Officials: Woman Diverted $770,000 In UConn Money To Personal Account

Muthini Nzuki, 38, of Kennesaw, Ga., was charged in connection with the theft of $773,079 in UConn funds. (UConn police)


UConn police say a Georgia woman stole $773,079 in university payments intended for Dell Computers and laundered the money through her personal bank account. Her lawyer counters that she was “duped.”

Muthini Nzuki, 39, of Kennesaw, Ga., was arraigned Friday in Superior Court in Rockville on charges of first-degree larceny and first-degree computer crimes. A judge set her bail at $500,000 and ordered her to turn in her passport if she intends to post bail.

“This was an elaborate financial scheme between this defendant and perhaps other co-conspirators,” Tolland State’s Attorney Matthew C. Gedansky said Friday during Nzuki’s arraignment. “Over a period of a month to six weeks this accused … hacked into [a] third party’s account and changed the routing numbers.”

Shortly after the scheme was discovered, Nzuki left the U.S. for her native Kenya, Gedansky said. He asked Judge Sheila M. Prats to set Nzuki’s bail at $1 million, citing her lack of ties to the state, her ties to Kenya and the fact she fought extradition to Connecticut.

“She clearly has ties outside this country,” Gedansky said. “She fled the us to Kenya via France at the end of May at the end of this scheme.”

PaymentWorks website features its affiliation with UConn. ( grab)


Defense attorney John O’Brien said Nzuki’s visit to Kenya was a pre-planned vacation to visit family and friends, and that she was duped into participating the scheme by other Kenyans who told her they needed her help obtaining a $3 million inheritance. She was taken into custody in August when she returned the U.S. Nzuki is a naturalized U.S. citizen and the mother of two young children, O’Brien said.

“She’s as much of a victim as the state of Connecticut and the University of Connecticut is by being duped … by others with criminal intent,” O’Brien said. “The lady wishes to defend herself and cooperate with the government.”

UConn police became aware of the thefts in June, when Dell reported that it had not received payments from the university, according to the warrant for Nzuki’s arrest. University officials determined that those payments had cleared and suggested Dell check its records further.

University spokeswoman Stephanie Reitz said UConn did not suffer a financial loss and is not on the hook to repay the funds to Dell. Payment will be worked out by the vendor and Dell, she said.

UConn police Det. Marc Hanna contacted the vendor, PaymentWorks of Cambridge, Mass., which has a contract with UConn to facilitate payments between the university and its vendors. The payments to Dell were made through PaymentWorks, according to the warrant.

Hanna’s investigation revealed that someone had set up an account through PaymentWorks, using Dell’s taxpayer identification number, and directed the payments to a bank in Georgia. The email address used to set up the account was phony and created through a free email service in Germany, and the name attached to the account was not that of a Dell employee, the company told Hanna.

PaymentWorks determined that the IP addresses through which the account was set up on its website were masked and investigators were not able to determine the location or identity of those who set up the fraudulent account. But they were able to determine that the money went into Nzuki’s account at a Synovus Bank in Georgia.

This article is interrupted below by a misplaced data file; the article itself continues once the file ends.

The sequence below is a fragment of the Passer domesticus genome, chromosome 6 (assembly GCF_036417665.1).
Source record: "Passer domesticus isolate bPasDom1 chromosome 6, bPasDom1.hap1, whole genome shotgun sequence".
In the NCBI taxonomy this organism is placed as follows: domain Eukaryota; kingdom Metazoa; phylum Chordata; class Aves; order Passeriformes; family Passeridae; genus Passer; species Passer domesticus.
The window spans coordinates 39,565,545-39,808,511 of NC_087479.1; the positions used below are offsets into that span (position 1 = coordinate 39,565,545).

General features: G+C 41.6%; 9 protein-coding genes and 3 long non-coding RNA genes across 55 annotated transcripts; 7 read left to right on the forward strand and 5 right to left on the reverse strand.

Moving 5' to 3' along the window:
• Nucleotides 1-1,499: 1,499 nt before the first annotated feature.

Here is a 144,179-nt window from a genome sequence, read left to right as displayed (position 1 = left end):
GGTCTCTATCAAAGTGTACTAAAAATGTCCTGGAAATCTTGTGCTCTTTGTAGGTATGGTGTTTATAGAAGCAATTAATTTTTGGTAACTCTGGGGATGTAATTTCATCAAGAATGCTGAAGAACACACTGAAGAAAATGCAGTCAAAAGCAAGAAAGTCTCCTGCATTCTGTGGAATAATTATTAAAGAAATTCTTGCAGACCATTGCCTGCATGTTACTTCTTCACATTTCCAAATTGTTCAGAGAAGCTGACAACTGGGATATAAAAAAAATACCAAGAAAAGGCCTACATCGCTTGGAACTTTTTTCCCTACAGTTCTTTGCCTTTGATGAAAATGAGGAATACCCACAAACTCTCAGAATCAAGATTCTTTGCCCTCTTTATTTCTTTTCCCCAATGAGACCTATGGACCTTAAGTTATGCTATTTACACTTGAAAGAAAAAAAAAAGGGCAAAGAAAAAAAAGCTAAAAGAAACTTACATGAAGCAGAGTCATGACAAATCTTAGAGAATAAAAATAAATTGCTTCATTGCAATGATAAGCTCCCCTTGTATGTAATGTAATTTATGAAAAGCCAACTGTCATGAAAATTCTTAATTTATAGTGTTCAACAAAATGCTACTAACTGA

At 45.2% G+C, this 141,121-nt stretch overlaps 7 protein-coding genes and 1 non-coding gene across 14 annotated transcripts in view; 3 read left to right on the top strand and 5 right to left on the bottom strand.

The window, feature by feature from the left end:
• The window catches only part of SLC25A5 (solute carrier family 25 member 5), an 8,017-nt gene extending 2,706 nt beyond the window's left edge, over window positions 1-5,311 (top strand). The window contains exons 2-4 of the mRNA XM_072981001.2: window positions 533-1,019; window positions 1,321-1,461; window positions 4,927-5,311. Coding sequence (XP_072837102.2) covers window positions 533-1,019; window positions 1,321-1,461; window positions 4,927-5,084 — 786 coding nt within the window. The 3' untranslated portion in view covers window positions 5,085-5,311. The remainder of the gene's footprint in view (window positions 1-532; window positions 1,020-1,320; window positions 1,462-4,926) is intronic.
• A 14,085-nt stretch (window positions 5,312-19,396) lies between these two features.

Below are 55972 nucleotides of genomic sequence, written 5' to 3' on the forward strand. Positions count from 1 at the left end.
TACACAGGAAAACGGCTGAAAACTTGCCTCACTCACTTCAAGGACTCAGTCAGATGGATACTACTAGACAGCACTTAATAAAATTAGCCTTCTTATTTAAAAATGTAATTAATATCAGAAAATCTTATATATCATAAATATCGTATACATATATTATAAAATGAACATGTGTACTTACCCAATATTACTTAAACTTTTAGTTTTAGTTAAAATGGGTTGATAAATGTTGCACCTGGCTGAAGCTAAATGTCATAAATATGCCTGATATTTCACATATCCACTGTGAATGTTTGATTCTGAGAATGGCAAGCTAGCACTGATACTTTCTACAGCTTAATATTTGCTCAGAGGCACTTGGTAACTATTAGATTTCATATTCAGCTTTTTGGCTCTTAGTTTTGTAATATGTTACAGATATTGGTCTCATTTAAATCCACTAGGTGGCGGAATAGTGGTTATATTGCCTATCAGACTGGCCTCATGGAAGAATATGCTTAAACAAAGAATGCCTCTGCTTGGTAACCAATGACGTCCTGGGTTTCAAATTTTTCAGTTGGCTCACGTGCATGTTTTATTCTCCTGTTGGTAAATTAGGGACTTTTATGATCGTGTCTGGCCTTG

Synovus Bank refused to comply with a search warrant authorized by a Connecticut judge, so Hanna obtained Nzuki’s bank records with the help of police in Georgia.

The records showed 32 transfers, totaling $773,079, to an account controlled by Nzuki. The transfers began April 13 and ended May 22. All were identified as coming from UConn. As of May 31, the records showed that Nzuki’s account was overdrawn by $844.

The investigated showed that 24 checks totaling $694,850 were written, plus $78,229 in ATM withdrawals and debit payments. Purchases included $29 charge at a local buffet and a $3,000 from a custom countertop business in Georgia.

Outside court on Friday, O’Brien said Nzuki told him that she was contacted by people from Kenya who wanted her to use her bank account. “She’s explained to me that some other countrymen from Kenya contacted her to use her bank accounts, claiming that they had no other access to bank accounts, and were going to be involved in processing some proceeds from an inheritance from a relative in Connecticut,” O’Brien said. “So I’ve just got to get to the bottom of it. She wants to cooperate with the state of Connecticut.”

Nzuki was not aware she was involved in any sort of nefarious activity, O’Brien said. “She was told this was all a legitimate process of transferring funds from Connecticut as part of an inheritance,” he said. “That’s what she was told, that’s what she believed.” She even spoke to a person she believed to be a lawyer, which made it seem even more legitimate, he said.

“She’s not a very sophisticated lady,” O’Brien said. “She’s been caught up in something. It was not her intention to steal nearly a million from the state of Connecticut.”

Gedansky disputed O’Brien’s claims. “She was not a victim in this scheme,” he said. “She was a participant.”

A spokesperson for PaymentWorks said the company is working with UConn to resolve the matter and assisting police. “The University of Connecticut, Dell, and our company were targets of a sophisticated fraud,” the spokesperson said.

PaymentWorks touts its business with UConn on its website: “PaymentWorks has helped us reduce cycle time — from 14 days to 2 days — and made the process much more efficient and secure.”


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